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Santa Fe inventor tries to get momentum for “air mover” he says can help firefighters

In World
February 25, 2024

Feb. 24—In a demonstration video, Santa Fe inventor Wayne Darnell’s high-velocity mobile “air mover” looks like a giant fan, one capable of pushing the raging fire in front of it back — and even extinguishing it.

Imagine how easy it would be to get rid of a horde of mosquitoes in your path with this contraption.

Darnell obviously has much higher hopes for the air mover, an instrument that could give firefighters another tool to conduct prescribed burns and push fires back onto burnt soil where they are more likely to extinguish quicker.

Darnell has patented the machine — it’s patent number 11446687 — and is applying for a National Science Foundation grant to get funding to build another, better model with the goal of drawing more attention to it and giving it a better chance of being adopted in the field.

Paraphrasing the late inventor Thomas Edison’s quote genius is 1% inspiration and 99% perspiration, Darnell said with a laugh, “So far I’m in the perspiring point, and if there’s any inspiration, it’s already passed for the most part. I’m in the long slog of trying to get this thing out into the world.”

But he’s done pretty good so far in terms of making an idea he had about six years back while lighting a match come to fruition with a nearly one-ton, 11-foot by 7-foot mobile air mover.

It was the simple act of blowing the match out that got the retired nuclear power plant start-up engineer thinking about a large version of an air blower that could put out fires.

He said he visited several local fire stations to talk to firefighters about the idea, many of whom supported the concept.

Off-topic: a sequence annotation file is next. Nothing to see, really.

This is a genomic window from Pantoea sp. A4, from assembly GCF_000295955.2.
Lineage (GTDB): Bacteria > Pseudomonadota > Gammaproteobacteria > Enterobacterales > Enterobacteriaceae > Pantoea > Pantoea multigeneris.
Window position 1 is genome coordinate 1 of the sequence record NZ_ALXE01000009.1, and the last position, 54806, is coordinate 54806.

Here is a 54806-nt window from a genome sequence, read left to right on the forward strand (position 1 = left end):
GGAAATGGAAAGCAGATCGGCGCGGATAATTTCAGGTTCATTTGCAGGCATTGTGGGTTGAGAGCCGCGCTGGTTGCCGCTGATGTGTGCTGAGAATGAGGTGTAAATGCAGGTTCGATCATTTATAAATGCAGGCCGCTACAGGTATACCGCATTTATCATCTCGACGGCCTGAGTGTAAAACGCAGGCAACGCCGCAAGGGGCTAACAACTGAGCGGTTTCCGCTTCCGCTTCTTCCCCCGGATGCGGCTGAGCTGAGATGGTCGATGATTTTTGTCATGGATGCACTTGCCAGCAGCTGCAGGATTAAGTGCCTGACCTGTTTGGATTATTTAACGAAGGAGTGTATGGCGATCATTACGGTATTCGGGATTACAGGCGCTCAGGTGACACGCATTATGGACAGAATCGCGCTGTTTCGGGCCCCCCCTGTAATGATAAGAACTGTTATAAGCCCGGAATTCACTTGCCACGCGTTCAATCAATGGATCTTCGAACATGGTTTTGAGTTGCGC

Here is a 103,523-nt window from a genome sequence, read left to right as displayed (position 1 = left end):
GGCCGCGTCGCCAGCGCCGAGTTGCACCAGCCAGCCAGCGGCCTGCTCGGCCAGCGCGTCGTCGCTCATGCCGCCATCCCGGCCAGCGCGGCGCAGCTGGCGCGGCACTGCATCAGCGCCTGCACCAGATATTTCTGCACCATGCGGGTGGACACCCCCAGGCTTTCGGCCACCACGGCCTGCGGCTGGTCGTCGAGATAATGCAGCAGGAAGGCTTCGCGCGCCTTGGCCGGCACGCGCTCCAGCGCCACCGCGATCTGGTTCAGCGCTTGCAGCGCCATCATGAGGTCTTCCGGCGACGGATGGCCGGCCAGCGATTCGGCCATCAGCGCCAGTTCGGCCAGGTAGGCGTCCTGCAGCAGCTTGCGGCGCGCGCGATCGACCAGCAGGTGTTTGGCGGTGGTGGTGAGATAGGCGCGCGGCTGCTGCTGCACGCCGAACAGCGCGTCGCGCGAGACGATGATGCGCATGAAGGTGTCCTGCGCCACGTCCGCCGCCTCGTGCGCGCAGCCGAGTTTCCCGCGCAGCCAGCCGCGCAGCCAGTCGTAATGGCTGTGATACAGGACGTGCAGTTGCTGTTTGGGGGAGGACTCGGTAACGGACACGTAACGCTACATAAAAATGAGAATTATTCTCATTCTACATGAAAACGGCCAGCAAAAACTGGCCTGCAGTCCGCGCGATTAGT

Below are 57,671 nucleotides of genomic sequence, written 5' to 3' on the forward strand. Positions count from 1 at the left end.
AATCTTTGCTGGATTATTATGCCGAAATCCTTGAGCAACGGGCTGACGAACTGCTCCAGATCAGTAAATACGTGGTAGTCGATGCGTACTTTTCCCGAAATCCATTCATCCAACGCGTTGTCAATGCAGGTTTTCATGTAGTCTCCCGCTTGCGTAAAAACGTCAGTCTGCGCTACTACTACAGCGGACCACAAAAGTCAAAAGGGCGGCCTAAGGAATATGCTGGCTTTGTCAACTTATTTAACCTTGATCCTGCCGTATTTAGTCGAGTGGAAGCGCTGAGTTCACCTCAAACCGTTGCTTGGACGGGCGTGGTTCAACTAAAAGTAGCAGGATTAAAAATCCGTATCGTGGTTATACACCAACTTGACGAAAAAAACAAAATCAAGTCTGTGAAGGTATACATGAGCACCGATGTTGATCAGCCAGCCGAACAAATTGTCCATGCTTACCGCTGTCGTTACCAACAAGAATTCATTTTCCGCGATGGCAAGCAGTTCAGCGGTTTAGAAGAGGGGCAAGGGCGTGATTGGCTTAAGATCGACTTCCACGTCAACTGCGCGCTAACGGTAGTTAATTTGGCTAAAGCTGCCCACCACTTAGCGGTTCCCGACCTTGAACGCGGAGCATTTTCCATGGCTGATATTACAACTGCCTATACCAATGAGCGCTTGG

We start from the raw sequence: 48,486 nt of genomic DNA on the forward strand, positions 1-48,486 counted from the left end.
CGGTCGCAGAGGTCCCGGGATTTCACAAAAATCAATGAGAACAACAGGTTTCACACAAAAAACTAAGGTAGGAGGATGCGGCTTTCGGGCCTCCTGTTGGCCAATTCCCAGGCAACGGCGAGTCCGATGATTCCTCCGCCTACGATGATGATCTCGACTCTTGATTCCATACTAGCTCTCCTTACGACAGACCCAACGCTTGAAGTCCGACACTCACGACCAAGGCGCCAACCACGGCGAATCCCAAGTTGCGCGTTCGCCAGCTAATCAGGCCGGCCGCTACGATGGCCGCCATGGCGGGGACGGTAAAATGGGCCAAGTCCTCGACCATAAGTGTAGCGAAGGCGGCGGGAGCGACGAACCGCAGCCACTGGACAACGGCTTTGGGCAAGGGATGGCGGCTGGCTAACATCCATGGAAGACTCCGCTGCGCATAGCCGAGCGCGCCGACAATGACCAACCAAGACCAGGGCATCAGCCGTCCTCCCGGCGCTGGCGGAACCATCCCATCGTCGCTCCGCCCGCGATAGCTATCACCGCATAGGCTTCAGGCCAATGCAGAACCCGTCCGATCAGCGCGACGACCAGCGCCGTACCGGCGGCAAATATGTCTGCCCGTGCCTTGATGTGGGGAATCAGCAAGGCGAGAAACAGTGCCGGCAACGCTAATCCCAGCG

He said he didn’t exactly draw out any plans. Rather, after doing some online research to find an air blowing company, he “stumbled upon” Panther Airboats in Florida and contacted them about building a wheeled version of a propeller-driven airboat.

The company’s owner, Jan Bell, put Darnell in touch with contractor Fred Hamm to do the job. In an interview, Hamm said he listened to Darnell’s pitch and then he and a buddy he called in to help “drew something like a stick man and built it.”

“It’s not that complicated,” Hamm added with a laugh. “It’s an airboat without a boat — facing backwards.”

Among other features, the air mover has horizontal rudders that direct the air up and down and vertical rudders that control the airflow left and right.

In April, Eric Staller, director of natural resources at Tall Timbers Research Station and Land Conservancy, gave the vehicle a test run near Tallahassee, Fla. Darnell videotaped the test and Staller’s comments on it.

Staller said in the video he likes seeing this type of “ingenuity” in tackling fires and believes the machine could play a role in prescribed burns, putting out fires and helping move fires “around towns” that are being threatened.

He, like others who have seen the demonstration video, suggested Darnell do more to address poor visibility for the driver because of smoke and consider adding a turntable device so the stationary fan could swivel and turn as needed.

Darnell said he has sent email queries and a link to the video to firefighting entities around the state and elsewhere but as of yet has received no responses of note.

“There’s reasons I can see for resistance,” he said. “Tradition is really strong. You’re comfortable with what you are doing even if it doesn’t always work. And the gravity of the situation would give them pause to consider bringing something new into the field.”

Darnell, who put his own money into funding the initial prototype, said he estimates it would cost $100,000 to $125,000 to build one of them. He said that’s likely much cheaper than the cost of a new firetruck. (Many online sources say those trucks can cost up to $1 million.)

He wants the new model to focus on the prescribed burn aspect of the machine, saying it can conduct them quicker and more efficiently if deployed correctly.

But he also wants to play up the potential for the air mover to “poke a hole” in a flame front to build an escape route for firefighters or other people trapped behind the lines.

The Ohio native, who served in the U.S. Navy in the 1970s and moved to Santa Fe in 2003, said ultimately he wants to contribute to the environment in an era when “just about everything is drying up, heating up and burning up.”

“There’s nothing fancy about this, nothing,” he said of his patent. “It’s not complex, it’s not sophisticated, it’s not computer driven.

“It’s just common sense.”

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